At a fund-raiser this morning in Manhattan, Rudy Giuliani said that lessons for solving the chaotic situation in Iraq could be found in how he kicked the mob out of New York, and that healthcare, like plasma TVs, would become affordable if opened to a free market, according to an account from one donor present at the meeting.
According to Jonine Bernstein, a Memorial Sloan-Kettering epidemiologist who was among more than 100 donors attending the morning meeting at the Yale Club, Giuliani spoke about matters of defense, health care, Israel and Homeland Security allocations at the closed door meeting. Rudy Washington, who has suffered health problems in connection to the terrorist attacks, was in attendance, as was former state Senator Roy Goodman.
He also spoke about the war in Iraq, a subject he hasn’t exactly been eager to discuss in depth so far in the race.
On that subject, Bernstein said, “he gave the analogy of what he did to clean up New York City and root out the mob.”
Bernstein described his Iraq comments this way:
“In the past people had gone after individual families, but then, sure enough you go after one member, the other four or five or six families are sitting there really relieved. But when he was mayor he got them where it hurt, at the point of their production; laundering money and strong-arming people. He gave that analogy to Iraq, and talking about the terrorists and how it’s everywhere and how we have to take it as a whole unit, and not just cherry pick.”
The conclusion, according to Bernstein: “His whole point is that we are on the offense. The terrorists are attacking us, so we have to continue with that approach instead of just sitting and waiting. We have to go forward.”
She added, “He was talking about doing a frontline approach.”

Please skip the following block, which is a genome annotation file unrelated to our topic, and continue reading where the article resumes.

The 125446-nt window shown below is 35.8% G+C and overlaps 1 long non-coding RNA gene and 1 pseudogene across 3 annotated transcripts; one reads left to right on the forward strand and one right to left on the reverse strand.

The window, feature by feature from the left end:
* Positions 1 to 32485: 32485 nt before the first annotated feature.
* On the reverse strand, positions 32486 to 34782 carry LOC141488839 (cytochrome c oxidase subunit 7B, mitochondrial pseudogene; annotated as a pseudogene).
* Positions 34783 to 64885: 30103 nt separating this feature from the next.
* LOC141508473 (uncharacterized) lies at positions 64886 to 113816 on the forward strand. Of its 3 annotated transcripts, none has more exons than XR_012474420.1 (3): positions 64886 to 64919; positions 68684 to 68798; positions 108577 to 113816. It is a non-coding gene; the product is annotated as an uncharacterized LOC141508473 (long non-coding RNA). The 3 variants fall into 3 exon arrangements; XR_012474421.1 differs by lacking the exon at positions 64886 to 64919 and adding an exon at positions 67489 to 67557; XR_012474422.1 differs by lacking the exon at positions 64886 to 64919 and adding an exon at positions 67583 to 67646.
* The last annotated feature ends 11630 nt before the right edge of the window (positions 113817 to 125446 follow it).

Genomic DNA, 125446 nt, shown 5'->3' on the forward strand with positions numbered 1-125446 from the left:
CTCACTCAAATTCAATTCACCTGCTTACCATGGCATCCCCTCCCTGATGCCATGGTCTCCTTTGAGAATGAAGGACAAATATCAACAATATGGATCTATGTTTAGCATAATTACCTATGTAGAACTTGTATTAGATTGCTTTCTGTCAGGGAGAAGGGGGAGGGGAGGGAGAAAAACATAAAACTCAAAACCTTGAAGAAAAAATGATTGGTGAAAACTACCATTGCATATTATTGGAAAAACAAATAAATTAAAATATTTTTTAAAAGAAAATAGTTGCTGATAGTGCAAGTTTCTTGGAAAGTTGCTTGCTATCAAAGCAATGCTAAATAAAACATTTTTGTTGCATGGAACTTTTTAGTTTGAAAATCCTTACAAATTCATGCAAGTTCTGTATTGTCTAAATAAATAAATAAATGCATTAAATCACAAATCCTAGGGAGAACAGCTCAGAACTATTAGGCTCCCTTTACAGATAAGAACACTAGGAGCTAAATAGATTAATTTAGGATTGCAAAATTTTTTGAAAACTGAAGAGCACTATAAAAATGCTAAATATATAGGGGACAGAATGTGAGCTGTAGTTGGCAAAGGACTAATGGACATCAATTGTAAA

Bernstein described the audience, which was gathered around about 10 tables, as “captivated.”
“There wasn’t one person on their BlackBerrys and they were all lawyers,” she said.
Giuliani also employed an analogy to explain his idea for healthcare.
“He gave this analogy about plasma TVs,” said Bernstein. “He said that in the very beginning plasma TVs were so expensive and only very few people could afford it. And now with greater volume and greater demand the price has dropped, and that could be a model for healthcare — in the sense of privatization of healthcare. That if the government keeps supporting the healthcare industry it would just crush us.”
There was also a question about Homeland Security funds.
“Somebody asked him how he would appropriate Homeland Security funds to New York City compared to everywhere else and he made a parallel to the Yankees,” she said.
“He said somebody once asked him to be commissioner of baseball and he said he couldn’t do it because he would give everything to the Yankees.”
But when he got around to answering the question, she described Giuliani as “very open-minded.”
“He said that while he thinks the big major centers need a lot of protection he wouldn’t ignore the smaller places. For example, in Pennsylvania, where flight 93 went down, that the school almost got hurt.
“He made some analogies that actually everything has to be all beefed up around the country and it’s not just the major centers that are known targets. That you need to have the preparedness.
From there Giuliani segued into a discussion about Katrina, in which he expressed frustration about the government’s response and that it raised questions about the country’s homeland security preparedness.
The crowd’s attention was most rapt when Giuliani spoke about 9/11, an area in which the crowd of New Yorkers was intimately aware of his involvement. “So, he doesn’t have to say much in that regard,” Bernstein said. “But he did. He spoke about it.”